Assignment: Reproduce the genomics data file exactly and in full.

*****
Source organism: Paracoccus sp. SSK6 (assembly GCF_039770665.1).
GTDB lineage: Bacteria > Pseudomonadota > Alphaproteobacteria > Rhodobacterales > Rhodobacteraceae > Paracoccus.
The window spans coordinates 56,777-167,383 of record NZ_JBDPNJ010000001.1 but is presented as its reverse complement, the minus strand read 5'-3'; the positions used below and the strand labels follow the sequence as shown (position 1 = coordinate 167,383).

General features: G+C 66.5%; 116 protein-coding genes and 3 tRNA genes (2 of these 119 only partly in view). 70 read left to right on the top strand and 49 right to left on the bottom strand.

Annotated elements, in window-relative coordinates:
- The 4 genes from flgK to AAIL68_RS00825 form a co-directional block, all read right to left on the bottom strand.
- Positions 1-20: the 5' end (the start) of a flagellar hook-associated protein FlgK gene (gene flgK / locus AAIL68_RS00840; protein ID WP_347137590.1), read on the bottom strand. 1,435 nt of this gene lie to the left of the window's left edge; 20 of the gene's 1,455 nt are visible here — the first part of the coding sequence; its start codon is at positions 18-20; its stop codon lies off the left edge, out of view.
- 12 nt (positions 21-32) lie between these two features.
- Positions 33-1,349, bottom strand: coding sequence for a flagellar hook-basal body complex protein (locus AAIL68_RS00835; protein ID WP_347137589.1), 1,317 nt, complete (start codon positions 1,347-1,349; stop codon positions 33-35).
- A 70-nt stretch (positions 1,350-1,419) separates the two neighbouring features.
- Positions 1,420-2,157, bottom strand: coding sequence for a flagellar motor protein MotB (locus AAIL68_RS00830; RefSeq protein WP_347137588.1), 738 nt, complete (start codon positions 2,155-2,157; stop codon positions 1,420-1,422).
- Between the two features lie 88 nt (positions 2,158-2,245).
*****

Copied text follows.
Source organism: Paracoccus sp. SSK6 (assembly GCF_039770665.1).
GTDB lineage: Bacteria > Pseudomonadota > Alphaproteobacteria > Rhodobacterales > Rhodobacteraceae > Paracoccus.
The window spans coordinates 56,777-167,383 of record NZ_JBDPNJ010000001.1 but is presented as its reverse complement, the minus strand read 5'-3'; the positions used below and the strand labels follow the sequence as shown (position 1 = coordinate 167,383).

General features: G+C 66.5%; 116 protein-coding genes and 3 tRNA genes (2 of these 119 only partly in view). 70 read left to right on the top strand and 49 right to left on the bottom strand.

Annotated elements, in window-relative coordinates:
- The 4 genes from flgK to AAIL68_RS00825 form a co-directional block, all read right to left on the bottom strand.
- Positions 1-20: the 5' end (the start) of a flagellar hook-associated protein FlgK gene (gene flgK / locus AAIL68_RS00840; protein ID WP_347137590.1), read on the bottom strand. 1,435 nt of this gene lie to the left of the window's left edge; 20 of the gene's 1,455 nt are visible here — the first part of the coding sequence; its start codon is at positions 18-20; its stop codon lies off the left edge, out of view.
- 12 nt (positions 21-32) lie between these two features.
- Positions 33-1,349, bottom strand: coding sequence for a flagellar hook-basal body complex protein (locus AAIL68_RS00835; protein ID WP_347137589.1), 1,317 nt, complete (start codon positions 1,347-1,349; stop codon positions 33-35).
- A 70-nt stretch (positions 1,350-1,419) separates the two neighbouring features.
- Positions 1,420-2,157, bottom strand: coding sequence for a flagellar motor protein MotB (locus AAIL68_RS00830; RefSeq protein WP_347137588.1), 738 nt, complete (start codon positions 2,155-2,157; stop codon positions 1,420-1,422).
- Between the two features lie 88 nt (positions 2,158-2,245).